Can we debate the issue? Of course we can. We have the responsibility as parliamentarians to have a free, open and respectful debate in this House. I believe, quite frankly, we could do that if we strive to do that.

For me, the issue of same sex civil marriage is settled. It has been settled by the courts and it has been settled by the Parliament of Canada. It was publicly debated for two and a half years and in 2003 our justice committee from the Parliament of Canada held nationwide hearings. We debated this issue to the limit of tolerance in the House of Commons.

Previous to this debate, our provincial courts, the Supreme Court of Nova Scotia, the Supreme Court of New Brunswick, the Supreme Court of Ontario, the Supreme Court of Quebec and Yukon Territory had already recognized same gender civil marriage. Eight provinces and one territory in this country recognized same gender civil marriage before Bill C-38 was passed by the Parliament of Canada.

The Parliament of Canada had a responsibility either to recognize same gender civil marriage or challenge the lower court hearings at the Supreme Court. It chose not to challenge. The provinces did not challenge it. There was no reason to challenge it.

I think, with respect, that Canadians have already made their minds up on this debate. I believe Canadians are a generous and open society. I believe that at the beginning of this debate there was a lot of division. There was a lot of ignorance. There was a lot of intolerance. The good thing about this debate is that it has absolutely shelved a lot of that. It has allowed people of common spirit and good will to find a cooperative approach to this issue, to recognize the value in one another's points of view, and quite frankly, to move on in a positive way.

If only Conservative voters had been polled, I think we would have found a discrepancy. Perhaps the majority of Conservative voters were actually opposed to same gender civil marriage. However, if those same voters were polled today, as has been done, in Atlantic Canada in particular but in the country as a whole, it is now fifty-fifty. There are 47% of voters for and 47% of voters against same gender civil marriage. I would conclude that has changed. Through this bill, the debate and discussion around same gender civil marriage has become more open, more inclusive and more tolerant.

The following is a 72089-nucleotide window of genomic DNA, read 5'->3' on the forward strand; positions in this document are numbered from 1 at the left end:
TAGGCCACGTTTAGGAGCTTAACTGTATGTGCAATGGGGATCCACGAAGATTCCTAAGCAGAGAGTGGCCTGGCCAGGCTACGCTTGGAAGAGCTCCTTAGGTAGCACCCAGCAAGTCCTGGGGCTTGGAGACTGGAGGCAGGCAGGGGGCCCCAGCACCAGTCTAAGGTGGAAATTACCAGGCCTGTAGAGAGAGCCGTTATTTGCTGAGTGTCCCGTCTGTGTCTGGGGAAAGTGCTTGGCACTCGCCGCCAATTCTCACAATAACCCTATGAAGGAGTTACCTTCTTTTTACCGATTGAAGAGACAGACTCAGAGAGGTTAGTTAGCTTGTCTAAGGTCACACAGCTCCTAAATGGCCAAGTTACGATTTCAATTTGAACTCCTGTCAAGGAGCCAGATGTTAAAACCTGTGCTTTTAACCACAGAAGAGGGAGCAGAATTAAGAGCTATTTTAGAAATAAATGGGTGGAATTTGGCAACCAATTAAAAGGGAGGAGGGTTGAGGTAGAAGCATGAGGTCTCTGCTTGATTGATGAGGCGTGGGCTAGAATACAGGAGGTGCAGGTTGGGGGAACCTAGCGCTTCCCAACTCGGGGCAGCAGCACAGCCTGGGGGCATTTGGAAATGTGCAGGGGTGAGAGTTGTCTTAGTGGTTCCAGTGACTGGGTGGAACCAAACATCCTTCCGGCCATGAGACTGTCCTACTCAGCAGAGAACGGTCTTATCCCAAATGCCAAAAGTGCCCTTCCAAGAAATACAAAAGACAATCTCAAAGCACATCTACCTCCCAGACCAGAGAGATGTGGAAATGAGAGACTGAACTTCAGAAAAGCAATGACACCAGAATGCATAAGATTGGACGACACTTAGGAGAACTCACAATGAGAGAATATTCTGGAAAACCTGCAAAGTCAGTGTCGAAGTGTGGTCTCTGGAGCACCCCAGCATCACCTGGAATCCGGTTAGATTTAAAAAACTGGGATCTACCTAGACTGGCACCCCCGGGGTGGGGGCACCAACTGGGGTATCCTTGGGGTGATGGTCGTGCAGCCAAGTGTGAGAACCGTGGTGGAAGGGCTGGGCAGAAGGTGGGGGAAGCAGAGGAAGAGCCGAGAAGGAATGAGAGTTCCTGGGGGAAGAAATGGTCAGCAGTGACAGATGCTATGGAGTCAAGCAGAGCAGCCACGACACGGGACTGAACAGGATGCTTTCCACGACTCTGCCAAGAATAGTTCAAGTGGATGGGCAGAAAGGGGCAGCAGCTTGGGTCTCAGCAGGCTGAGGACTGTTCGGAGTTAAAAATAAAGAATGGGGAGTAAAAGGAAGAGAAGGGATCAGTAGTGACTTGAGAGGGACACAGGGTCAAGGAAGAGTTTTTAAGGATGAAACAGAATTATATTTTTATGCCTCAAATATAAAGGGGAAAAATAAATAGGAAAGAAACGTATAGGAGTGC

If we look in particular at Atlantic Canadians, 69% of them are opposed to re-opening this debate. That is from an Environics poll. That is not a poll that someone made up. That is a legitimate, open and important poll that has to be put on the record in this debate.

Allow me to be clear on a couple of issues. I keep hearing about the Charter of Rights and Freedoms. What does the Charter of Rights and Freedoms say? Subparagraph 2(a) of the Charter of Rights and Freedoms gives extremely clear and unambiguous protection for religious freedom. People who say differently, I would concur are using scare tactics. Churches, mosques, synagogues and temples in Canada will decide their own futures on religious marriage, as they should and as they have up to this point.

It is extremely important to mention that we have already had same gender religious marriage prior to passing Bill C-38 in Canada. There has been same gender religious marriage for years in the United Church of Canada and in some of the Anglican Churches in Canada. Parliament had an obligation to extend the same right that was protected by the right of religion to civil unions or civil marriages, and it did that as it had that responsibility.

The previous bill was timely and warranted. Not only that but it was a responsibility that Parliament had. I was surprised at the time. I have seen a lot of Liberal legislation come through the House and for the first time we had a bill that had real clarity of language, lacked ambiguity, and opened the door to an extension of tolerance enjoyed by all Canadians to a certain group in society when we recognized same gender marriage. Most importantly, at the same time there was clear protection for religious marriage because of the protection of the charter. We have moved forward in an important way.

Before closing I would like to say that I cannot agree that this motion would restore the traditional definition of marriage because, quite frankly, the so-called traditional definition of marriage is not, has not, and will not be threatened.

I believe that if this motion were to pass, it would immediately lead to a court challenge that would put this issue on the table for years. What are we going to do with the 12,000 gay and lesbian couples who have already married in this country? How can we take a right away from them or provide a right to others that we cannot extend to gay and lesbian couples? It is very problematic.

I know firsthand the entrenched views of many people who would deny the right of civil marriage to same gender couples. Yet, I know there is a lot of tolerance in this country. Often I hear there is less tolerance in rural Canada and I frankly disagree with that.

I think rural Canada is even more tolerant than the rest of the country. We have a long and proud history of being tolerant of our neighbours and of other points of view. I will say in this place that we should extend that tolerance to all people in Canada.

Main Estimates, 2006-2007Government Orders

November 28th, 2006 / 8:50 p.m.
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Ottawa West—Nepean Ontario


John Baird ConservativePresident of the Treasury Board

moved that Bill C-38, An Act for granting to Her Majesty certain sums of money for the federal public administration for the financial year ending March 31, 2007 be read the first time.

(Motion deemed adopted and bill read the first time)